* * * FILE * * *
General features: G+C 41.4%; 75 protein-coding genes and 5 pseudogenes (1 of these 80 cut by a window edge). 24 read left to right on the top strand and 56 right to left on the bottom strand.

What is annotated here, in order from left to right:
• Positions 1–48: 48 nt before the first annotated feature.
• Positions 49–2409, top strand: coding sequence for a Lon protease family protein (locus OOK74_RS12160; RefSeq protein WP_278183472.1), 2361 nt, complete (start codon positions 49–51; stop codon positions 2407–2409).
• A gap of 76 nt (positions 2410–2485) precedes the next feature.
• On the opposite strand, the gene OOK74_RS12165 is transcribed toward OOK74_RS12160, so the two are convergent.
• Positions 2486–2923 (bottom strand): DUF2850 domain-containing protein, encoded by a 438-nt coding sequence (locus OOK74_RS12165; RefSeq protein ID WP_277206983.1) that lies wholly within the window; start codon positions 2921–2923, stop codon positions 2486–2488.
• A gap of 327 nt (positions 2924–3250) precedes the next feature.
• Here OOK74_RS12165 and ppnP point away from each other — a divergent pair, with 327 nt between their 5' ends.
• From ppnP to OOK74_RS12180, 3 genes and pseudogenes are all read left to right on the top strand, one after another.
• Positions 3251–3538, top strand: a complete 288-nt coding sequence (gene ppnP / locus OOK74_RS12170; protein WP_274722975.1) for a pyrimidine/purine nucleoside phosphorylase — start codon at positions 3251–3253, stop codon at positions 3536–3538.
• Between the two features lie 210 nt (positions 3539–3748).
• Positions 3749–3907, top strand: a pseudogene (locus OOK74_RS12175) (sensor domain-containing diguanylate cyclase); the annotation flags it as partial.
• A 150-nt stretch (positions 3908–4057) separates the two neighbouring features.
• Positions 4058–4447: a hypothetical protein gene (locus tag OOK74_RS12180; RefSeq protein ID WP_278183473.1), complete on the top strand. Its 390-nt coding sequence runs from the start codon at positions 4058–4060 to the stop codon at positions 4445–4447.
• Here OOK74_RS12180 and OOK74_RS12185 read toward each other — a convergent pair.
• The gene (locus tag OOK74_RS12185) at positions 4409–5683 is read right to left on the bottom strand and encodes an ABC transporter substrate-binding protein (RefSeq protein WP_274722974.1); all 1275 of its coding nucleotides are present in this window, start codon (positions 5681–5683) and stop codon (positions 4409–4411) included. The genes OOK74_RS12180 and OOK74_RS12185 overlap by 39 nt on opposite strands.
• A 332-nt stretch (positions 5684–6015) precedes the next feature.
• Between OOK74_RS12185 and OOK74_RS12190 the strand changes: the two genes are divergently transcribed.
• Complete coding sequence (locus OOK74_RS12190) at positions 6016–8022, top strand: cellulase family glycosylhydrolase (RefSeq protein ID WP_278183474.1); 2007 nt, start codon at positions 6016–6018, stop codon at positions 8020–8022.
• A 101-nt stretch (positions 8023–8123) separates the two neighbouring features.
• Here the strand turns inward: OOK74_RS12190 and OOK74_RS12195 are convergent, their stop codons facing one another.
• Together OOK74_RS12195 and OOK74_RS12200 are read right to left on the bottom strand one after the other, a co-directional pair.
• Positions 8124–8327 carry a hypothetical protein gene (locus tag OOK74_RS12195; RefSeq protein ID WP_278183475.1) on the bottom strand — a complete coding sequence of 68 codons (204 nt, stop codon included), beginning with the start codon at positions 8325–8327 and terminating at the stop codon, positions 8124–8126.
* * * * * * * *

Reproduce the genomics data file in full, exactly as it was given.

General features: G+C 41.4%; 75 protein-coding genes and 5 pseudogenes (1 of these 80 cut by a window edge). 24 read left to right on the top strand and 56 right to left on the bottom strand.

What is annotated here, in order from left to right:
• Positions 1–48: 48 nt before the first annotated feature.
• Positions 49–2409, top strand: coding sequence for a Lon protease family protein (locus OOK74_RS12160; RefSeq protein WP_278183472.1), 2361 nt, complete (start codon positions 49–51; stop codon positions 2407–2409).
• A gap of 76 nt (positions 2410–2485) precedes the next feature.
• On the opposite strand, the gene OOK74_RS12165 is transcribed toward OOK74_RS12160, so the two are convergent.
• Positions 2486–2923 (bottom strand): DUF2850 domain-containing protein, encoded by a 438-nt coding sequence (locus OOK74_RS12165; RefSeq protein ID WP_277206983.1) that lies wholly within the window; start codon positions 2921–2923, stop codon positions 2486–2488.
• A gap of 327 nt (positions 2924–3250) precedes the next feature.
• Here OOK74_RS12165 and ppnP point away from each other — a divergent pair, with 327 nt between their 5' ends.
• From ppnP to OOK74_RS12180, 3 genes and pseudogenes are all read left to right on the top strand, one after another.
• Positions 3251–3538, top strand: a complete 288-nt coding sequence (gene ppnP / locus OOK74_RS12170; protein WP_274722975.1) for a pyrimidine/purine nucleoside phosphorylase — start codon at positions 3251–3253, stop codon at positions 3536–3538.
• Between the two features lie 210 nt (positions 3539–3748).
• Positions 3749–3907, top strand: a pseudogene (locus OOK74_RS12175) (sensor domain-containing diguanylate cyclase); the annotation flags it as partial.
• A 150-nt stretch (positions 3908–4057) separates the two neighbouring features.
• Positions 4058–4447: a hypothetical protein gene (locus tag OOK74_RS12180; RefSeq protein ID WP_278183473.1), complete on the top strand. Its 390-nt coding sequence runs from the start codon at positions 4058–4060 to the stop codon at positions 4445–4447.
• Here OOK74_RS12180 and OOK74_RS12185 read toward each other — a convergent pair.
• The gene (locus tag OOK74_RS12185) at positions 4409–5683 is read right to left on the bottom strand and encodes an ABC transporter substrate-binding protein (RefSeq protein WP_274722974.1); all 1275 of its coding nucleotides are present in this window, start codon (positions 5681–5683) and stop codon (positions 4409–4411) included. The genes OOK74_RS12180 and OOK74_RS12185 overlap by 39 nt on opposite strands.
• A 332-nt stretch (positions 5684–6015) precedes the next feature.
• Between OOK74_RS12185 and OOK74_RS12190 the strand changes: the two genes are divergently transcribed.
• Complete coding sequence (locus OOK74_RS12190) at positions 6016–8022, top strand: cellulase family glycosylhydrolase (RefSeq protein ID WP_278183474.1); 2007 nt, start codon at positions 6016–6018, stop codon at positions 8020–8022.
• A 101-nt stretch (positions 8023–8123) separates the two neighbouring features.
• Here the strand turns inward: OOK74_RS12190 and OOK74_RS12195 are convergent, their stop codons facing one another.
• Together OOK74_RS12195 and OOK74_RS12200 are read right to left on the bottom strand one after the other, a co-directional pair.
• Positions 8124–8327 carry a hypothetical protein gene (locus tag OOK74_RS12195; RefSeq protein ID WP_278183475.1) on the bottom strand — a complete coding sequence of 68 codons (204 nt, stop codon included), beginning with the start codon at positions 8325–8327 and terminating at the stop codon, positions 8124–8126.